Differentiated instruction. Right now, those words seem to be the current “buzz words” of education. However, differentiated instruction has existed since the one-room schoolhouse age when the teacher had to meet the needs of many children at all different ages. Trust me, college students research and apply differentiated instruction a lot while creating very detailed lesson plans with tiered activities! However, by the time we become actual teachers in the classroom, planning and implementing differentiated instruction can be a much more rigorous task. It’s almost like an artistic dance…while juggling at the same time.
I always advise people to start small. I know this can be difficult with the changes in education. There is something “new” to implement every year. However, concentrate on one thing and make it “beautiful!” It’s so easy to implement something and have it crash and burn in such an ugly way that you want to cry for hours on your classroom carpet. Before something can be beautiful, it takes time to grow and cultivate. So, cultivate one thing at a time.
How about starting with differentiated reading centers? Teachers are really good at differentiating small group reading instruction, but how about those centers? Are your students struggling with centers? Could the reason be that some centers are not for everyone? Are they too hard or too easy for some kids?
Here are some tips for planning and implementing differentiated reading centers:
1. Assess your students periodically. Believe it or not, it’s okay to move students up and down levels throughout the year. If a child is demonstrating success in a guided reading group, then move that child! Also, your groups don’t always have to be based on guided reading level. Sometimes, it is necessary to have flexible reading groups based on skill. Change it up!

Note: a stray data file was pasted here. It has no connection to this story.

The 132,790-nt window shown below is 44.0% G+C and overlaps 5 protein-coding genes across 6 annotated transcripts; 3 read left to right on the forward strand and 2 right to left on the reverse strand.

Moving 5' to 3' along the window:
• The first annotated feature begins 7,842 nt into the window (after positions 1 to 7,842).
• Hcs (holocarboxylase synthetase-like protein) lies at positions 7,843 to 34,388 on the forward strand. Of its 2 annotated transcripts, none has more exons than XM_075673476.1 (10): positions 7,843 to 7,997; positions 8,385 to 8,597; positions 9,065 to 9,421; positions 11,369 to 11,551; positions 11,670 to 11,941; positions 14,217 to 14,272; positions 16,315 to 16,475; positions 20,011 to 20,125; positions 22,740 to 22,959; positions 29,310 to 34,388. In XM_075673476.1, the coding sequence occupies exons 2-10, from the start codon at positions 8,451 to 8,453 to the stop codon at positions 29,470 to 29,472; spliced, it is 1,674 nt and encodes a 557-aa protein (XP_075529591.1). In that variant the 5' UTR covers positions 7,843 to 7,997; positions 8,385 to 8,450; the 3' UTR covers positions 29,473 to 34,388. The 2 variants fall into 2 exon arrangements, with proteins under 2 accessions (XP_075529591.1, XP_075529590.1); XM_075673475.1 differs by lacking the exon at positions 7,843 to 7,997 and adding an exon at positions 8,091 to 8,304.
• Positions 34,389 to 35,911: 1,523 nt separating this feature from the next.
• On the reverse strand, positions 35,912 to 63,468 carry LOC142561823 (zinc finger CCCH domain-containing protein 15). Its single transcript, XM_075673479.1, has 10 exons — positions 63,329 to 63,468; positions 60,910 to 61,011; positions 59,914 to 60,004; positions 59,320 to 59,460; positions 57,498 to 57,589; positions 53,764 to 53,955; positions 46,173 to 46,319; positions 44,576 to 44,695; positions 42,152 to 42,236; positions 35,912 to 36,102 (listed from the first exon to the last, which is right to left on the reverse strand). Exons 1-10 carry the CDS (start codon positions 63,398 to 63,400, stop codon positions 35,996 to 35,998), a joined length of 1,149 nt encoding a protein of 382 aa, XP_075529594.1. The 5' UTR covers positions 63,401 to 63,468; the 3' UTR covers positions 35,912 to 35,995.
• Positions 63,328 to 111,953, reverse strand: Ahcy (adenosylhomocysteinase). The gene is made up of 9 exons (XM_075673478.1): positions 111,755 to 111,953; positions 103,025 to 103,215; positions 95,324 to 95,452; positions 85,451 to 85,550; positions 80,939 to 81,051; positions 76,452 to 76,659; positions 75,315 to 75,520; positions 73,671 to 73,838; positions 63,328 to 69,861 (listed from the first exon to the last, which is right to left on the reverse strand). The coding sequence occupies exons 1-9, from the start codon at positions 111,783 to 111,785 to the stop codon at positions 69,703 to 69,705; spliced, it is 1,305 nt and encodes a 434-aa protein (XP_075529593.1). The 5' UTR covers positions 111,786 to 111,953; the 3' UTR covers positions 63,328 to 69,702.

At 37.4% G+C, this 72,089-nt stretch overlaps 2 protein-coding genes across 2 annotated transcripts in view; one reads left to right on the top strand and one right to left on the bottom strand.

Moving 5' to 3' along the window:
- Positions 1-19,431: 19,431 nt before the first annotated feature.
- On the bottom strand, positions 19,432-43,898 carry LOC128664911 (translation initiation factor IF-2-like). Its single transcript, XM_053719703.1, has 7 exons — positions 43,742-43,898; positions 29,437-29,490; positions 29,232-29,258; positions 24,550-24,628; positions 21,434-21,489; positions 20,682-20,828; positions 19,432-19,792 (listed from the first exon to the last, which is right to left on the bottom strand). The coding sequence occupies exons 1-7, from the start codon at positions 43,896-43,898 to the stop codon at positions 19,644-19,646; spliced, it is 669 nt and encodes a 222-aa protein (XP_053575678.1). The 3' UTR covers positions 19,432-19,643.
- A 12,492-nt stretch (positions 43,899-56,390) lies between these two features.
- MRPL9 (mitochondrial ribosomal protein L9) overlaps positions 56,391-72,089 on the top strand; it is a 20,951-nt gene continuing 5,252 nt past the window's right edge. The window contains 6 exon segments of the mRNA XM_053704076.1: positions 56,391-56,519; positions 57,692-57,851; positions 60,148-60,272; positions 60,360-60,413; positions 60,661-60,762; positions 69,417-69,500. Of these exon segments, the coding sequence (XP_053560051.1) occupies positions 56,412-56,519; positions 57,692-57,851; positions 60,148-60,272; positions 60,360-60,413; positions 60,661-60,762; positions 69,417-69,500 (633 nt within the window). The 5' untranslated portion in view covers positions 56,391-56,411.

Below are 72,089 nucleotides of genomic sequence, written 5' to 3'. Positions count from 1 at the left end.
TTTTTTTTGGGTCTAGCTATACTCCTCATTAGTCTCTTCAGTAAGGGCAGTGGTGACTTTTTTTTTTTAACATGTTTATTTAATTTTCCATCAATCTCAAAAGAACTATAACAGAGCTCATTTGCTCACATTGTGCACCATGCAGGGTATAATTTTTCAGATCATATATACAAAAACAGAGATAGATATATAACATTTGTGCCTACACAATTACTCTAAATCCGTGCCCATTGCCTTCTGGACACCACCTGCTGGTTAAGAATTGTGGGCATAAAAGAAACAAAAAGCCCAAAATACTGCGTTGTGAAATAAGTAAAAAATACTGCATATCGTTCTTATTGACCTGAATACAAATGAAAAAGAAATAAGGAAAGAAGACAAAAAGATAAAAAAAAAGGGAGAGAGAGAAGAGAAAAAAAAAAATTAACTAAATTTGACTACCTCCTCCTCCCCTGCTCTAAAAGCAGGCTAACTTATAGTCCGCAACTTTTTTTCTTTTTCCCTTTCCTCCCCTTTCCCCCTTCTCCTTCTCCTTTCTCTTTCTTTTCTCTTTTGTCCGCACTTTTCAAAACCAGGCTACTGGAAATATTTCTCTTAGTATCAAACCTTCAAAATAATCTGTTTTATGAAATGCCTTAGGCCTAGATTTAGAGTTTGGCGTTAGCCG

I use the Fountas & Pinnell BAS and Words Their Way assessments for guided and flexible groups:
2. Decide on the types of reading centers for your class. Some examples of researched and productive centers are: listening center, word building/phonics center, writing center, vocabulary center, technology center, word wall center, fluency center, buddy reading center, read to self center, etc. Some teachers choose to integrate the Daily 5 Centers in order to make sure all students participate in each center every day.
Here are my differentiated reading center examples at this time:
3. Set up an organized system for students, so students know what are their centers and their locations.
Each colored folder represents a specific reading group for differentiation:
4. Provide accountability for the students. Students can even self-assess themselves!
My students love using their Literacy Center Accountability forms:
5. Have student exemplars for each center activity. The exemplars provide a visual example for the students, and it keeps them from asking you questions while you are working with a guided reading group!
I just put my student exemplars in white binders:
Like you, I am still cultivating my differentiated reading centers. I love getting ideas from other educators on how to make my centers “grow.” I hope you could find some ideas for differentiated reading centers in this post! Let’s dance the differentiation dance together!
Websites for Center Ideas:
http://www.fcrr.org/for-educators/sca.asp (Florida Reading Center)
http://www.scottsboro.org/~flewis/SF%20Reading%20Street/Third%20Grade%20Reading%20Street%20Teacher%20Resources.htm (Reading Street Resources)
http://edtechteacher.org/10-ideas-for-creating-literacy-centers-with-technology-from-beth-on-edudemic/ (Technology Centers)
https://www.thedailycafe.com/daily-5 (The Daily 5)
http://www.busyteacherscafe.com/literacy_centers/index.html (The Busy Teacher’s Cafe)
http://www.lauracandler.com/strategies/balancedlit.php (Laura Candler)